Free trade a priority in New Zealand, in Country Profile
Blue, with the flag of the U.K. in the upper hoist-side quadrant, New Zealand’s flag has four red stars that represent the Southern Cross constellation.
Location: Southeast of Australia in the Oceania region, New Zealand is comprised of islands in the South Pacific Ocean.
Language: English, with small percentages of Maori, Samoan and others
Total Population: 4.5 million
Government: Parliamentary democracy under a constitutional monarchy
Religion: Christian (44.3%); in the 2013 census 38.5 percent stated “no religion”
Economy: New Zealand’s economy is highly dependent on international trade and tourism, and the U.S. is the country’s third most important trading partner after China and Australia. While its economic foundation remains in agricultural exports, over the past 40 years New Zealand has developed more of an industrialized, free market economy with deepened technological capabilities. The country continues to make free trade agreements a top foreign policy priority.
News note: Although New Zealand’s building and construction sector are performing strongly as a result of rebuilding and seismic upgrade programs, the country continues to face a housing affordability shortage. The new Labour-led government has committed $1.5 billion to the KiwiBuild program to deliver 100,000 quality homes for first-time homebuyers over the next decade.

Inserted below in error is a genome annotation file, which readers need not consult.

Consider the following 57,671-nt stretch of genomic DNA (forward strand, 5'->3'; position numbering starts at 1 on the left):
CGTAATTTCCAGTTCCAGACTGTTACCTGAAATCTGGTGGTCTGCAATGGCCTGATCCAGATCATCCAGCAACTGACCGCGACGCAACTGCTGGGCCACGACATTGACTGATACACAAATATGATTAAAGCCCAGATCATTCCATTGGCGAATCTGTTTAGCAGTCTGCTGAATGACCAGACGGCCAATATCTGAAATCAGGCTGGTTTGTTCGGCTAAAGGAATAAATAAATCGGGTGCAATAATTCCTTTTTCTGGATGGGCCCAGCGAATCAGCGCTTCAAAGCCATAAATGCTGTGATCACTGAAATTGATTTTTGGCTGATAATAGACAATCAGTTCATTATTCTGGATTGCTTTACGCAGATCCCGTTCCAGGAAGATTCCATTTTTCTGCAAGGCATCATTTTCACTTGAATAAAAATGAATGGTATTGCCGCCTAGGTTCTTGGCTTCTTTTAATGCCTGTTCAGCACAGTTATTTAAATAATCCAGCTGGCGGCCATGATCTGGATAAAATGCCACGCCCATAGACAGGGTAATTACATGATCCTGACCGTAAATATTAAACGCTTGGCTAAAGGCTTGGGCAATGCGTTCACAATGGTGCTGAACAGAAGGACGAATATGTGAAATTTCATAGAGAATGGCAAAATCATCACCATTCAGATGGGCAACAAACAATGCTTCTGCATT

GDP (official exchange rate): $200.8 billion
Currency: New Zealand Dollar (conversion rate at press time: 1 NZD equals $0.66 USD).
Franchising in New Zealand: New Zealand has one of the world’s highest per-capita ownership of franchises and the model brings with it the benefits of scale offered by a larger corporation versus the country’s typical small business (approximately 97 percent of New Zealand’s businesses have fewer than 20 employees). The country’s market size is ideal for new-to-export companies and for testing new-to-market products. Reps of U.S. companies should visit New Zealand to meet prospective partners, as this is a common practice of competitors, many of which are just across the Tasman Sea in Australia.
Cultural notes: To bridge the geographical distance between the U.S. and New Zealand, rapport, trust and clear communication are important in business dealings. New Zealanders value strong working relationships with their U.S. partners, and for them due diligence is important, along with having numerous resources available for assistance. Overall business practices are similar to those in the U.S.
Ease of doing business ranking by World Bank: 1.